What kind of references and indications did you receive for this city?
John Myhre and his art team had pulled together a wonderful photo reference document with the architecture style and designs influences across China. We went over the references with Zhang Yimou. He didn’t want to replicate Forbidden City but to use it as a layout guide but follow architectural and color details from the Song dynasty period. He was looking for orange/yellow rooftops with blue trims and bright red facades with ornate, colorful designs. A photo shoot was planned and Alex Popescu spent two weeks in Beijing, Kaifeng and Wuxi going to different locations to photograph reference material, relevant to the Song dynasty period.
Can you tell us more about how you handle the crowd creation?
We had a lot of crowd shots in this film. From biped soldiers on the wall fighting to crowds of quadruped creatures blanketing the terrain. In the first act, the creatures are charging and climbing the wall but in the third act, Zhang Yimou wanted them to move in specific formations and form patterns while feeding the Queen. To achieve the horde of thousands of Tao Tei’s, crowd supervisor Takashi Yoshida and his team used commercial packages with our proprietary pipeline, to design quadruped crowd behaviour that would allow us to have them run, stop, avoid, climb on each other to scale the wall, communicate and die when struck by an arrow in the eye. The animation team generated cycles to support the motion required. Our pipeline, allowed our artists to move data from commercial packages into Zeno or Houdini to emit dust, ragdoll simulations and react to arrows, explosions and terrain.
Climbing on top of each other proved to be easier than getting off and required some clever logic to accomplish this. If the Tao Tei does not have anyone in front of it and whichever side of the Tao Tei was clear, the Tao Tei would move in that direction and jump down procedurally, transition into the run along a flow field and avoid obstacles.
How did you manage their animation and actions?
For the quadruped creatures Animation Supervisor Jance Rubinchik and his team worked very closely with Tak and the crowd team to provide them with animated action clips to design crowd behaviour in Massive that would allow us to have them run, stop, avoid, die, climb upward on each other while adapting to the terrain or piles of Tao Tei underneath them. A similar approach was taken for the soldiers by the crowd team but their motion was driven by mocap performance of stunts actors shot at Profile studios in LA.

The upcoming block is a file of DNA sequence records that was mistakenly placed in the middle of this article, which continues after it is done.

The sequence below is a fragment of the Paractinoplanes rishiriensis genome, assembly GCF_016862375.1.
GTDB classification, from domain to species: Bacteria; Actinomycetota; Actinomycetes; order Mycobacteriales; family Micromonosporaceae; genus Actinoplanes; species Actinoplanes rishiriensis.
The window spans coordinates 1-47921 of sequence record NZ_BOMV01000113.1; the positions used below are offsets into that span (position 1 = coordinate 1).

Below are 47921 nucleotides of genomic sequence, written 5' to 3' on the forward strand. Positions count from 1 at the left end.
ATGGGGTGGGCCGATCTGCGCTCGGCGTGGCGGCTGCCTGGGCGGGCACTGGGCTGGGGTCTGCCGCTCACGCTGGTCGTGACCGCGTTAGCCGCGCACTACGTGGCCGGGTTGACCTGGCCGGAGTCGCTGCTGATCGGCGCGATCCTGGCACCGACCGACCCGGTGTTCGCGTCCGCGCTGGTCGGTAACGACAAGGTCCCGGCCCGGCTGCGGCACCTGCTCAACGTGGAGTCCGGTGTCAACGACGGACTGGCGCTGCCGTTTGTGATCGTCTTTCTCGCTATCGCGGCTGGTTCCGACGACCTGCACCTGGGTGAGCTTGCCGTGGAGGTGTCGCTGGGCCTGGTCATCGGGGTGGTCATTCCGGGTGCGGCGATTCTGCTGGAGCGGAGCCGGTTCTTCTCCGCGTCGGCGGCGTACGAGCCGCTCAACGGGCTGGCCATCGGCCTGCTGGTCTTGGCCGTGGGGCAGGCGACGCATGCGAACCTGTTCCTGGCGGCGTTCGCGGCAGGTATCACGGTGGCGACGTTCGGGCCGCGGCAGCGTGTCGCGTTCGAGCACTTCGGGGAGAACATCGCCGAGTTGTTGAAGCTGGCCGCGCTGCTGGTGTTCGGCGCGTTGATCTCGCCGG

Let’s talk about the creatures, the Tao Tie. How did you approach their design?
Zhang Yimou and the studio had already settled on the concept design of the creatures from Weta Workshop by the time we got involved with the project. We had to build and bring them to life and made some adjustments along the way but stayed true to the original design.
Can you explain in detail about their creation?
We received a concept design and model from production as our starting off point. Being mythical creatures, we found no additional references to guide us. It has a thick, bulky chest and small hips with the eyes on the shoulders and a large mouth full of teeth; it resembles a hyena in it’s stance but has limbs similar to a cheetah. Our art department helped in detailing out areas and we referenced hippo’s and rhino’s for skin textures and jade for skin color. Michal Kriukow, modeled the creature in zBrush and Adam Walker textured the Tao Tei with multiple variations, working closely with lookdev lead Nihal Friedel.
Can you tell us more about their rigging and their animation?
The Tao Tei’s unique design was definitely a creative challenge for animation and rigging teams. It has a thick, bulky chest and small hips with the eyes on the shoulders. Jance Rubinchik, our animation supervisor, used reference from various animals for movement and animated it with different run cycles and eventually we settled on a more conventional cheetah-like run. To illustrate for the audience how strong and powerful a single Tao Tei was, and how difficult it will be for the human army to take down this creature, the animation team choreographed the action for the Tao Tei to showcase the violent and maniacal nature of the creatures while still maintaining the weight of a heavy quadrupedal creature.
Lyon Liew, our creature lead, and his team built a muscle rig over the bone structure to allow for skin to slide and react to the underlying muscles during movement, as part of the skin simulation.
Did you receive specific indications from director Zhang Yimou for the Tao Tei?
Zhang Yimou was very particular about the Tao Tei design and look. He wanted it to move and behave like nothing seen before. Influenced by its mythological origins, it had to have Jade influenced green skin with a raised exoskeletal pattern on its forehead. The green skin needed to have a subtle sheen and scatter to it, while maintaining the sense of hide like toughness to it.